The story of a life saved.
In Thailand, elephants have long been a symbol of conservation efforts.
But one of the country’s most vulnerable animals, the elephant shark, has become a symbol for the country, and its people.
The shark, which was found washed up on the shores of Thongkorn Bay, is being cared for by Thai Wildlife Service officials.
The government says it’s a protected species, and the shark will not be harmed.
But some conservationists are concerned that this is not the end of the story.
Here’s what you need to know about the elephant sharks.
Thongs People Are More Likely to Eat Elephants Than Humans For centuries, the Thongs have lived on the coasts of Thailand, Cambodia and Laos.
Thong people are nomadic hunters who live off the land and rely on fishing and fishing vessels for their livelihood.
But after decades of industrialization and development, the island nation has become increasingly urbanized.
They are now mostly living on the edge of the city, and are often at risk from poaching and disease.
People are also more likely to eat elephants than humans.
In fact, the country has seen an increase in poaching over the past decade.
Experts have attributed this to the island’s growing urbanization, the increase in human population, and an increase of people living in the city.
According to Thailand’s Department of Wildlife, a total of 20,000 elephants have been killed since 2000.
Of these, only 4,600 were found in the Thong region.
Wildlife experts believe that Thong villagers are killing the sharks because they are perceived as food.
Elephant Sharks Have Been Found in Other Parts of Thailand Many Thongs believe that elephants have always lived in the island.
They believe that the species was introduced there, and they believe that humans have killed them for food.
Some Thong have even taken the idea of “elephant hunting” to extreme, claiming that people who eat the animals are not allowed to return to the village to hunt them again.
They have also accused the island of harboring criminals and criminals in the community.
People who eat elephants are not permitted to return because they’re considered a danger to the community, and these people will be killed.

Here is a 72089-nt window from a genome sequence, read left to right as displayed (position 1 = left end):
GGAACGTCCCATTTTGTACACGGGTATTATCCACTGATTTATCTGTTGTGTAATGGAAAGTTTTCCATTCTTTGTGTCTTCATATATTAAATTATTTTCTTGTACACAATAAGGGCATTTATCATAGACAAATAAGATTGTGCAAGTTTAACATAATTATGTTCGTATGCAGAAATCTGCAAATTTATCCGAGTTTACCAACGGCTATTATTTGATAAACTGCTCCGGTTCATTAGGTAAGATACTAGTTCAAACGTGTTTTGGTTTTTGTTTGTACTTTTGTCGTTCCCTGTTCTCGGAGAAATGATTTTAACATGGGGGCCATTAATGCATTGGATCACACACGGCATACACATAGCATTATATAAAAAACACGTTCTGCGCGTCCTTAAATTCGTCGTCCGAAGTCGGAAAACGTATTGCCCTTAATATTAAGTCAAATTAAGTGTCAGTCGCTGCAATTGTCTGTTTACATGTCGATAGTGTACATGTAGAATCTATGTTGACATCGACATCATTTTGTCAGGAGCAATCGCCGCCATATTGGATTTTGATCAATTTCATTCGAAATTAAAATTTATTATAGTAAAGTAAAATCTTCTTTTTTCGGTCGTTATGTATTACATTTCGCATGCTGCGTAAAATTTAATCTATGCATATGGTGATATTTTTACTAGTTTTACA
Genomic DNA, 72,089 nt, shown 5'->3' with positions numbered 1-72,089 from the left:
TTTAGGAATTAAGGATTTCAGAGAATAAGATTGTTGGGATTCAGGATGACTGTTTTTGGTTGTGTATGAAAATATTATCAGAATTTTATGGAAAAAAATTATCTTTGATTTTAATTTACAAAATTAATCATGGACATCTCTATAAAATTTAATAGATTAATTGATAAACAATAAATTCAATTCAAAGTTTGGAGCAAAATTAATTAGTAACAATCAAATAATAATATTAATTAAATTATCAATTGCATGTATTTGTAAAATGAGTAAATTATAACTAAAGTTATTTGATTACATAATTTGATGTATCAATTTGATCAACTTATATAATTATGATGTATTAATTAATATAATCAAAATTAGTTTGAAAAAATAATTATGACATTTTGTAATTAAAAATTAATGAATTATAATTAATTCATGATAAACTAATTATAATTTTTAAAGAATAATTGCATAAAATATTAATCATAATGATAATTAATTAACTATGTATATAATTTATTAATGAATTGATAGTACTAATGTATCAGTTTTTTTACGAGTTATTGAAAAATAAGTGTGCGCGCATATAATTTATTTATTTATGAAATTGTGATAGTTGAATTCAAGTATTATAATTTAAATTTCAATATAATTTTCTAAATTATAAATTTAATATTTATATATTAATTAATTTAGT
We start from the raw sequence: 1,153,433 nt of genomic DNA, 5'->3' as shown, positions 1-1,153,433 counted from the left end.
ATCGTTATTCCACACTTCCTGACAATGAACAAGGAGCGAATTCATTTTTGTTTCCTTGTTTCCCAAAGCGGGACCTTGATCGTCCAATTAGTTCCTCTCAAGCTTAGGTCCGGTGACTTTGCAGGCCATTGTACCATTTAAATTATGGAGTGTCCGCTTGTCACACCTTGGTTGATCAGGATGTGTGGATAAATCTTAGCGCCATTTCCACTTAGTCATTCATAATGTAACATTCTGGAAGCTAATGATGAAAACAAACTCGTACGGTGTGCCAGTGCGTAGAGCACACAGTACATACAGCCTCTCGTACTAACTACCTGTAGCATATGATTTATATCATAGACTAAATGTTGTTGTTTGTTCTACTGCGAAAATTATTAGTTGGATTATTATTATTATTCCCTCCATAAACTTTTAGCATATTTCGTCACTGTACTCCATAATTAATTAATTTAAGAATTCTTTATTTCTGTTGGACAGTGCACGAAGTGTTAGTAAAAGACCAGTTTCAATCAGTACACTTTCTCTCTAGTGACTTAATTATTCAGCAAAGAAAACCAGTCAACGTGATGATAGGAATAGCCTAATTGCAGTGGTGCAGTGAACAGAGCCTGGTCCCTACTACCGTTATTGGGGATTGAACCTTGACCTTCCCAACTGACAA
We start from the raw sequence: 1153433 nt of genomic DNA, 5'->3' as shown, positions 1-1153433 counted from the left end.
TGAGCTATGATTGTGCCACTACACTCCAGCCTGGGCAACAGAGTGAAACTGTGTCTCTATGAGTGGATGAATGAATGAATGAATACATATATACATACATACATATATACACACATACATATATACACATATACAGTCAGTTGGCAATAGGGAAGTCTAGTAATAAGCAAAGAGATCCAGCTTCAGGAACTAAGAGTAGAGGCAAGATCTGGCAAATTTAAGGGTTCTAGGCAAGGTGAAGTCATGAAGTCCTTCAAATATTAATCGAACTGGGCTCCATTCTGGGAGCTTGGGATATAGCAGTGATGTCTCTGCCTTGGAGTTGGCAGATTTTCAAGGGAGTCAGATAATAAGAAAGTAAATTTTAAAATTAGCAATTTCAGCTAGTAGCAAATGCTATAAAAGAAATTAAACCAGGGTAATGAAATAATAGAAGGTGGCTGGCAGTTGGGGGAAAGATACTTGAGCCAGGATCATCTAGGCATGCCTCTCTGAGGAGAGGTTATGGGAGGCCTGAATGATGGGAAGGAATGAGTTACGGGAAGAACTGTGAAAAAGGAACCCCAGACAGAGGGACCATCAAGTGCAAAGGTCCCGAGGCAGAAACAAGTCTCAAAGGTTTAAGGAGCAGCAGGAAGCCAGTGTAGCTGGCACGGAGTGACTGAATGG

Thailand Is a Wild Country But there are a few exceptions.
In 2004, the government started enforcing strict rules for the killing of elephants.
These rules, which have yet to be implemented, mean that Thongs are prohibited from hunting elephants.
In 2015, a local man was convicted of killing an elephant for food, and is now facing prison.
Thaksin Shinawatra, who is now Thailand’s Prime Minister, has been quoted as saying that the government is only following the law when it comes to the killing and eating of elephants and that the ban on hunting elephants is “a matter for the people.”
In 2017, Thailand instituted stricter rules that prohibited the consumption of the ivory in the country.
But Thongs still eat elephants.
According, local media, the population has grown to more than 8,000.
It is believed that the elephants are used in the making of a popular delicacy known as “elephants gum,” which is sold in Bangkok and other major cities.
In recent years, elephants were also found to be used in traditional medicine in rural parts of the island, but it is unclear if this is due to a growing tourism industry.
Thais Are More Common in the Wild Than in the Cities Many Thais live in villages that are relatively small.
They typically live in the countryside or in the hills, and their hunting habits are often less urban.
But because of the decline of the Thais economy, the majority of Thais now live in cities.
This makes them a target for poachers and hunters.
In 2017 alone, more than 5,000 Thais were killed in the province of Phra Kannattham, according to a study by the Thai Wildlife and Fisheries Ministry.
According the study, the number of Thaksis killed increased by 7% between 2016 and 2017.
This is an alarming trend for Thailand’s wild animals.
Thonsi wildlife is considered to be protected under the Wildlife Protection Act of 1972.
But the laws governing wildlife are often inconsistent and vary from place to place.
In 2018, Thai Prime Minister Suthep Thaugsuban signed a law that will ban the use of ivory for cosmetic purposes.
But as of 2017, it is still legal to sell ivory.
Elephant Shark Taught to Swim and Swim Again Despite the efforts of Thongs conservationists, poaching of elephants is still rampant.
Thugs, who are considered to have the most ruthless of all Thailand’s criminals, prey on elephants.
The elephant sharks have been spotted swimming in the rivers of Thailand and the forests of Southeast Asia, and poaching is still on the rise.
In 2016, an elephant shark was spotted swimming with two other sharks in a lake in Thailand.
In May 2017, two more elephants were